The right solution to addressing homelessness is a housing-first model. I co-sponsored our first affordable-housing fund, which helps roughly 1,000 neighbors get off the streets and into housing each year. We now have a dedicated source of housing funds through sales tax, which directly impacts homeless services and housing. The root cause of homelessness is the lack of affordable housing, but it’s compounded by other struggles (trauma, addiction, mental health, etc.). That means we must prioritize the development of affordable housing while increasing compassionate support services that provide treatment and care for our most vulnerable neighbors.
How would you tackle Denver's affordable-housing issues?
I would build upon the success we’ve had in Denver, like how we’ve doubled down on the affordable-housing fund I helped create — this means $300,000,000 for homeless, low-income and workforce housing across the city, with the majority of that being in District 9. We’ve built more than 2,000 new affordable units in District 9 and have 5,402 total affordable units. Now it is time to leverage our public land, which is why I plan to convene municipal partners such as DHA [Denver Housing Authority], DPS [Denver Public Schools], RTD [Regional Transportation District] and the state to identify developable land for truly affordable workforce housing.
How concerned are you about gentrification in your district, and what can be done to strike the right balance?
This remains my greatest concern, and I’ve been fighting to turn the tide since I took office in 2011. 80205 was rated one of the fastest-gentrifying zip codes in the country the year before I took office. While I knew I couldn’t turn back the clock on racist policies such as redlining, I began to focus on neighborhood stabilization through housing for all incomes while simultaneously growing opportunities for minority small businesses. Now we’re seeing a renaissance along Welton Street, with a rise of black-owned businesses and properties. My focus now is to create an entrepreneurship center for people of color to receive technical support and access to private and public funding. This is what harnessing our economy looks like, and is the reason we have to move Denver forward by building equity at the neighborhood level. This minority business development center will be a component of repairing what has been broken by the policies that undermined our communities for decades.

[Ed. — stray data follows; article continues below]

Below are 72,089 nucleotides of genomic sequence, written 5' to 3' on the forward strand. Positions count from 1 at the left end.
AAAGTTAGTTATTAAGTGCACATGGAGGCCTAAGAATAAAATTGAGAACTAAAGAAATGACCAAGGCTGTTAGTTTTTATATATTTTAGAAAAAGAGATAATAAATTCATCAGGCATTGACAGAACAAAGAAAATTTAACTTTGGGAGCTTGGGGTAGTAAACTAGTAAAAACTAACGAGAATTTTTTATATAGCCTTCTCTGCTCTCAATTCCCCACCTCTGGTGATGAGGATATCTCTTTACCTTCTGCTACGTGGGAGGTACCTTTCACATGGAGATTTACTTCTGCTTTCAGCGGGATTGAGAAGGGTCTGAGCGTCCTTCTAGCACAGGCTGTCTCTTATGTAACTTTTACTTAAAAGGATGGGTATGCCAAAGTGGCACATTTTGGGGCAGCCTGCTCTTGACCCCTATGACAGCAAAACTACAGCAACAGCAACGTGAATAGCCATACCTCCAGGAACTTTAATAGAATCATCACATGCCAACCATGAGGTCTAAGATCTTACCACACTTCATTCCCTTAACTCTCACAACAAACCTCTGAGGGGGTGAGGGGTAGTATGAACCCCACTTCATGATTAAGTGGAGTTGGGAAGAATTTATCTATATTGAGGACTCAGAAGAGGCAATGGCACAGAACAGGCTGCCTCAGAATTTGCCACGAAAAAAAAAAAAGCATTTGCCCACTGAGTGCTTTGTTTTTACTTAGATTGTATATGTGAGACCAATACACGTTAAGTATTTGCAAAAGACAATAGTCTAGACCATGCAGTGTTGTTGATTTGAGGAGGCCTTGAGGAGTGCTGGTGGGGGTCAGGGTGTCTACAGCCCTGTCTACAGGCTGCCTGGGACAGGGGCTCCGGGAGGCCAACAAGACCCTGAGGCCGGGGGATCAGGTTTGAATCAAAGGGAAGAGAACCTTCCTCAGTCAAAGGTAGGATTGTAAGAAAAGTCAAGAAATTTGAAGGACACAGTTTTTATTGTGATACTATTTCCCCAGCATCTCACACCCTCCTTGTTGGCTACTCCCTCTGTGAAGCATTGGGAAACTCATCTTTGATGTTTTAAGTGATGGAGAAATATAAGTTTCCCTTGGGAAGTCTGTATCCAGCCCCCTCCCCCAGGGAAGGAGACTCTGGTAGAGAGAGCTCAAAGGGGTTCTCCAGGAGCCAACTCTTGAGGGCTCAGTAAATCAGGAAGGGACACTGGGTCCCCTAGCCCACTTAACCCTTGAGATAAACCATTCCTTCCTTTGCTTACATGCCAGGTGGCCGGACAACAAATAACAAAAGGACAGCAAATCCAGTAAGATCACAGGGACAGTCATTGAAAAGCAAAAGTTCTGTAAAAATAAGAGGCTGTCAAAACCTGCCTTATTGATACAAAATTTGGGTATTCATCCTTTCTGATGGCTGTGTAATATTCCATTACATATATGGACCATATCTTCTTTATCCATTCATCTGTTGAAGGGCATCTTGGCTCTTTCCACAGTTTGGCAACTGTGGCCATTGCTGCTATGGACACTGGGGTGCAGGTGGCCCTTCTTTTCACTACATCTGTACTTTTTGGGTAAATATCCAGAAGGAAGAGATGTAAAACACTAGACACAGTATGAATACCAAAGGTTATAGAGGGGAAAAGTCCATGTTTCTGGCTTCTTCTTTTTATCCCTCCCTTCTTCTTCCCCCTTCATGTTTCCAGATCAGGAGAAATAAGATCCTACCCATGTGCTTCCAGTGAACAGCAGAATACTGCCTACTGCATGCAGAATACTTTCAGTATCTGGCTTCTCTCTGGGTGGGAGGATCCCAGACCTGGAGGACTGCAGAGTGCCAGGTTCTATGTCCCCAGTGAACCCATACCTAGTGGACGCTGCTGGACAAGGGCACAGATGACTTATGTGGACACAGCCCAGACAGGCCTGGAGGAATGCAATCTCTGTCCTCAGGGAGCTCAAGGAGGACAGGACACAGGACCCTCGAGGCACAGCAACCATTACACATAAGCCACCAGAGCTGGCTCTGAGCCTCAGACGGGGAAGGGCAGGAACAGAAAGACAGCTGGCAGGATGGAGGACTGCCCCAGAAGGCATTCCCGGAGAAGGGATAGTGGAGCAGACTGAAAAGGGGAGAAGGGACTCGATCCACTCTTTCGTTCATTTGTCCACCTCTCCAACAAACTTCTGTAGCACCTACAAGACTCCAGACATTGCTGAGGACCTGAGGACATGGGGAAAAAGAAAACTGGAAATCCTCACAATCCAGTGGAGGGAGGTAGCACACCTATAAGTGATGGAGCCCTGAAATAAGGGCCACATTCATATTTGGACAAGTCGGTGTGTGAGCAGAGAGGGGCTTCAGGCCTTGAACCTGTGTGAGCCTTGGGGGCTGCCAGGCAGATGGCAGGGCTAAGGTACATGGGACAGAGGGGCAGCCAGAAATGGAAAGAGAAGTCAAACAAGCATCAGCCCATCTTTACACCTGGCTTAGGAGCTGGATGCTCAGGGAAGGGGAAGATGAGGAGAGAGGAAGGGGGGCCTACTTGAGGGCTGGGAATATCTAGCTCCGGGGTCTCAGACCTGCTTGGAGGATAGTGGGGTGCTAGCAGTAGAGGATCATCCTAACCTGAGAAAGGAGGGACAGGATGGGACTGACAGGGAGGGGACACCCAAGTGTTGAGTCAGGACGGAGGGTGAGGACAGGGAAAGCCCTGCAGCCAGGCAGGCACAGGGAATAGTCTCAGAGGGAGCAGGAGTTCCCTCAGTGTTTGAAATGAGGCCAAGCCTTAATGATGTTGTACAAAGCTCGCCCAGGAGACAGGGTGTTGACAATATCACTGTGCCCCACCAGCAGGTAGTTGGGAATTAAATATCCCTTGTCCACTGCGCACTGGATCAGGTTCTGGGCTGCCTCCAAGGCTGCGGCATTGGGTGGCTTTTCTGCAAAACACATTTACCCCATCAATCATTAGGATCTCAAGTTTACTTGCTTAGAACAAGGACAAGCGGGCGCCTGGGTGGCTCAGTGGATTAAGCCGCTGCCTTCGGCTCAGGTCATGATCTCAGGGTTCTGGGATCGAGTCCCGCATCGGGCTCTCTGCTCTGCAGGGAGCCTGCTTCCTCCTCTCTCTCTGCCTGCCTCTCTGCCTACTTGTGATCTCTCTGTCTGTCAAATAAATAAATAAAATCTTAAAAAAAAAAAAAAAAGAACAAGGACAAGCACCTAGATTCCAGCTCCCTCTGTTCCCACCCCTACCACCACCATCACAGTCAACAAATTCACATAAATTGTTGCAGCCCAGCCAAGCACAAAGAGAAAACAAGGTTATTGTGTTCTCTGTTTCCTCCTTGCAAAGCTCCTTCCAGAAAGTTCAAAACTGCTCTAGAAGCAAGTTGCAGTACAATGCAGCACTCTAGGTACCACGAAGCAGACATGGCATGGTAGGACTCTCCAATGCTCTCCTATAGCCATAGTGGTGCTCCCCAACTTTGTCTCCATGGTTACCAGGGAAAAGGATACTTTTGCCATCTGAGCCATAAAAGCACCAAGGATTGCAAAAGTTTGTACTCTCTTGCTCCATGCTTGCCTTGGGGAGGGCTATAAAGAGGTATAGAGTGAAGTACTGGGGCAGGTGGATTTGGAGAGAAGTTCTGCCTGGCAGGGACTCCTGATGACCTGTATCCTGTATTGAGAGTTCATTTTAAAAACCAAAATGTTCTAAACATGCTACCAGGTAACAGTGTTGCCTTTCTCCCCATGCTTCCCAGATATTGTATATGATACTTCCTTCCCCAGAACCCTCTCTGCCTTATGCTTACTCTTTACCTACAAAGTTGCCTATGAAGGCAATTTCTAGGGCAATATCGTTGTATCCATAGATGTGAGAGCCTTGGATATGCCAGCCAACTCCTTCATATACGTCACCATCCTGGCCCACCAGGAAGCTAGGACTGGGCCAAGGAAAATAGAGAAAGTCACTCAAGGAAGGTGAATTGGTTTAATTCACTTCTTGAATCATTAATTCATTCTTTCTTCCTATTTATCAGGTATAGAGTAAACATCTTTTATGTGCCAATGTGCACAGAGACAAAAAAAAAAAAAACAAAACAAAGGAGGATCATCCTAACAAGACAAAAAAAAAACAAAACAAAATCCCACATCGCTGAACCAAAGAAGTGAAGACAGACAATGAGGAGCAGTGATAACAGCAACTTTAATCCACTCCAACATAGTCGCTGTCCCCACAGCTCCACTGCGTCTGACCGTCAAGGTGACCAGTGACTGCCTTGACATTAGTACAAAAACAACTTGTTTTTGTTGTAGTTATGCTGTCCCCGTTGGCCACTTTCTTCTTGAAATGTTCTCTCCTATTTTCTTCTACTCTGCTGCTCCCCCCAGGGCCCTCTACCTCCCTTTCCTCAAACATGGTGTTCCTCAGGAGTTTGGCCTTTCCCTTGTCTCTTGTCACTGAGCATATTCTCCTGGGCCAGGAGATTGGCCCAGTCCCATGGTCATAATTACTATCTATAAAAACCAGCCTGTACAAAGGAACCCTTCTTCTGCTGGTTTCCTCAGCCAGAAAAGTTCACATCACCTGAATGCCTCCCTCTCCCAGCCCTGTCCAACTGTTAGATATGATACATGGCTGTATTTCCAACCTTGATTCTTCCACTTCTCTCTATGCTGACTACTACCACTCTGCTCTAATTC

Do you support rent control in Denver?
Outright rent control is not the answer and actually exacerbates the problem, because it would lead to a halt in affordable multi-family development. I do support the state removing the Telluride amendment; it would allow us in Denver to require an affordable-housing requirement on all new development, which today we cannot do (although I fought to create a development fee where all new development must invest in an affordable housing fund).
Would you expand the tiny homes concept? If so, how? If not, why not?
I have been a supporter of the tiny home concept in my district from the very beginning and see them as an important part of the continuum of housing. I believe that we need to look more at prefabricated housing units and stackable units so we can increase density and fit more units on available land.
Would you support a higher minimum wage in Denver? If so, where would you like to see the minimum wage set?
I support a higher minimum wage for Denver and would like to see it match the framework we set for city employees, which phased the increase over two years to $15/hr. I would exclude tipped employees and small businesses with under twenty employees. The goal is to increase earnings and shrink the wage gap while enabling our small businesses to grow.
Is development in Denver being done responsibly?